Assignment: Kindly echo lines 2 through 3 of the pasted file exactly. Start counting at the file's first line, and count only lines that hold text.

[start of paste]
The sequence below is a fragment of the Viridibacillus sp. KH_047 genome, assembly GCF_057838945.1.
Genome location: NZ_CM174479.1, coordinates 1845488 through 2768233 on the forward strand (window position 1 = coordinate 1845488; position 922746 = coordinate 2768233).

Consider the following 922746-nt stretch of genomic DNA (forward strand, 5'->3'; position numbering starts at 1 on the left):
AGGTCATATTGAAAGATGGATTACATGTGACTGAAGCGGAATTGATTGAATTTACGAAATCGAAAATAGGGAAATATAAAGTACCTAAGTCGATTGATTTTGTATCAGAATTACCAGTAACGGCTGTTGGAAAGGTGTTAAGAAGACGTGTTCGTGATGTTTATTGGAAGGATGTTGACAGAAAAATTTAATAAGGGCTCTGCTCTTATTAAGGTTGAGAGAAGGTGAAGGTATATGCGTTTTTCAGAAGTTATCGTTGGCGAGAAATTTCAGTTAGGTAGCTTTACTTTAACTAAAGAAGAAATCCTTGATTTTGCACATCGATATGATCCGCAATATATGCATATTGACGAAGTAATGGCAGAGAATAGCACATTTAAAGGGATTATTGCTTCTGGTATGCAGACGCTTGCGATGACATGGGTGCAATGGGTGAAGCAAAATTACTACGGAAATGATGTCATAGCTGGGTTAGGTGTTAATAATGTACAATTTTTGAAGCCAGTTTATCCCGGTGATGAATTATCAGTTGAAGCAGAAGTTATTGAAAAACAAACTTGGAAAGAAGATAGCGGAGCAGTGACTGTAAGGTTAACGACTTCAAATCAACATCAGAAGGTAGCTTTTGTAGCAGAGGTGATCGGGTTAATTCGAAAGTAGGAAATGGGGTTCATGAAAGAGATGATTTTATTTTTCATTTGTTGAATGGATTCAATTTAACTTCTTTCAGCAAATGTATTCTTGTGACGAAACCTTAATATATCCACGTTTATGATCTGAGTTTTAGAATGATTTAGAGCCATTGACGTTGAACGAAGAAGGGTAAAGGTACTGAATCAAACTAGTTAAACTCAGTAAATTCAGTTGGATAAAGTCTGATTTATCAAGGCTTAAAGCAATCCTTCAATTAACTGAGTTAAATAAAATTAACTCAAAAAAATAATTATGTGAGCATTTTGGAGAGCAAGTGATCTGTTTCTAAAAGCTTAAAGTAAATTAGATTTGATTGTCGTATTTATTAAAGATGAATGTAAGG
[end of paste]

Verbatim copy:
Genome location: NZ_CM174479.1, coordinates 1845488 through 2768233 on the forward strand (window position 1 = coordinate 1845488; position 922746 = coordinate 2768233).

Consider the following 922746-nt stretch of genomic DNA (forward strand, 5'->3'; position numbering starts at 1 on the left):